Typically operated manually, speed peelers are affixed atop a sturdy (weighted or suctioned) base with an adjustable, straight blade. Blade orientation is horizontal. The fruit or vegetable is mounted (cored simultaneously) to a spinning rod and the blade adjusted to just touch the exterior. Operate the rod by turning the handle, and the stabilized blade whisks away the outer peel, leaving a spiraled pile beneath.
Get ready to bake Potato Peel Crisps when you use a speed peeler; you’ll have a pile of peels in no time! No need to waste those delicious peels. Although cumbersome to hand wash and store, a speed peeler is a great addition for those who frequently bake, cook, or preserve fruits and vegetables.
8. Electric Peeler
If you do a lot of peeling preparation, consider an electric peeler. These powered speed peelers are set atop a sturdy base with a vertically mounted rod and adjustable, straight blade. Mount the potato to the rod and adjust the blade so that it just touches the exterior. With the press of a button, you’ll have a hands-free, even peel in moments.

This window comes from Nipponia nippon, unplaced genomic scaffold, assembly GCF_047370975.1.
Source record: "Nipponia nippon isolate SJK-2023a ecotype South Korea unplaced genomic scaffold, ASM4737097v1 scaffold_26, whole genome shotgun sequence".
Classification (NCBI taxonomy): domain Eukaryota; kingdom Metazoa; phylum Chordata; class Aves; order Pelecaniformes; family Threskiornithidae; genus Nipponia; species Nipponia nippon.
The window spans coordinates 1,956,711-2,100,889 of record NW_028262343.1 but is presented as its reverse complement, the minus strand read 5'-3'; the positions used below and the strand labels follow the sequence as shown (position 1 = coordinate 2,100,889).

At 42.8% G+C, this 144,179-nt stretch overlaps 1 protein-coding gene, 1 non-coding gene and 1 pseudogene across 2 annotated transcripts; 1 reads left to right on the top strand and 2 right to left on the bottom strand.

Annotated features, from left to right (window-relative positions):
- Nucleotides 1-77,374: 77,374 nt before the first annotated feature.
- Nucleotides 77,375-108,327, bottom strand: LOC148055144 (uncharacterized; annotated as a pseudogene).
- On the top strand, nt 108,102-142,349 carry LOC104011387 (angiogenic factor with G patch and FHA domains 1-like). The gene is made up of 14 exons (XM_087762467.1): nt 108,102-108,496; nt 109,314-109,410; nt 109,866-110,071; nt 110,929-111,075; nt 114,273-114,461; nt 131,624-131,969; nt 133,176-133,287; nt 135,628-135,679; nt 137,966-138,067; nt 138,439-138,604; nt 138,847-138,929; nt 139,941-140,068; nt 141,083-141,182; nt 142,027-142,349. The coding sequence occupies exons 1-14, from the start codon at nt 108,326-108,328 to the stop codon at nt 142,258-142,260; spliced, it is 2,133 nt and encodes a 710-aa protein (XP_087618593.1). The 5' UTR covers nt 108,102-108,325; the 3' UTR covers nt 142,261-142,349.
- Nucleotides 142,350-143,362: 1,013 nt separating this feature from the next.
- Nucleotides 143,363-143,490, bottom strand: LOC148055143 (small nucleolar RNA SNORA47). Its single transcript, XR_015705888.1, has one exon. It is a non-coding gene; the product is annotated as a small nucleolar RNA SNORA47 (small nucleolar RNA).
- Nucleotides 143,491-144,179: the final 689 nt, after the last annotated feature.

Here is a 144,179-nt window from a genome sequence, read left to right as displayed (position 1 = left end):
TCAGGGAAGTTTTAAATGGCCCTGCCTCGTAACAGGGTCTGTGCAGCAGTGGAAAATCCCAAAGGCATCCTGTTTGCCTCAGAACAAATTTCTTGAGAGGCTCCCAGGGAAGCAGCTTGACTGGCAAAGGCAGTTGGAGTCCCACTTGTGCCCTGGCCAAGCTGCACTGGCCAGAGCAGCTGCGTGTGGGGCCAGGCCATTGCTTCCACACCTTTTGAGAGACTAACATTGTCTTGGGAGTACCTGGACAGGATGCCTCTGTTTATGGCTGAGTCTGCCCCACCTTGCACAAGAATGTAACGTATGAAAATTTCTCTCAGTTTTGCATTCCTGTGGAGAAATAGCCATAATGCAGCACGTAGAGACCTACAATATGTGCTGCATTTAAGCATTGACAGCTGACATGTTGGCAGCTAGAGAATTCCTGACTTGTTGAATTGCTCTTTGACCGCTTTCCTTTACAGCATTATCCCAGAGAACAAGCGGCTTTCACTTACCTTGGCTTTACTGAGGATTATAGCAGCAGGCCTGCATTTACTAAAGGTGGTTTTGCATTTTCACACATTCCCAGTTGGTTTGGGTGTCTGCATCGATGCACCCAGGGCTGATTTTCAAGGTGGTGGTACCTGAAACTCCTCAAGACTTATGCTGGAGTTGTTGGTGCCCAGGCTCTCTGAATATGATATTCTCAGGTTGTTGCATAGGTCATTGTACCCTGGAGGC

Electric peelers are ideal for rapidly preparing several potatoes for recipes like Scalloped Potatoes. They are bulky, a downside for kitchens with minimal storage space. Electric peelers can be very versatile for vegetables and fruits for those who love to bake and cook in large quantities. You’ll need to hand wash this gadget, as they are not conveniently disassembled.
Potato peelers are an incredible kitchen tool often used to peel, slice, and zest other vegetables and fruits. Choose from a variety of comfort grip and blade styles for your desired results. Peelers are typically easily washed in the dishwasher and small enough to toss into a utensil drawer. For heavy-duty, larger quantity peeling tasks, consider adding a spiralizer, speed peeler, or electric peeler to your kitchen.
Looking for even more utensils, check out “Kitchen Utensils: The Ultimate List [Do You Know All 56?].”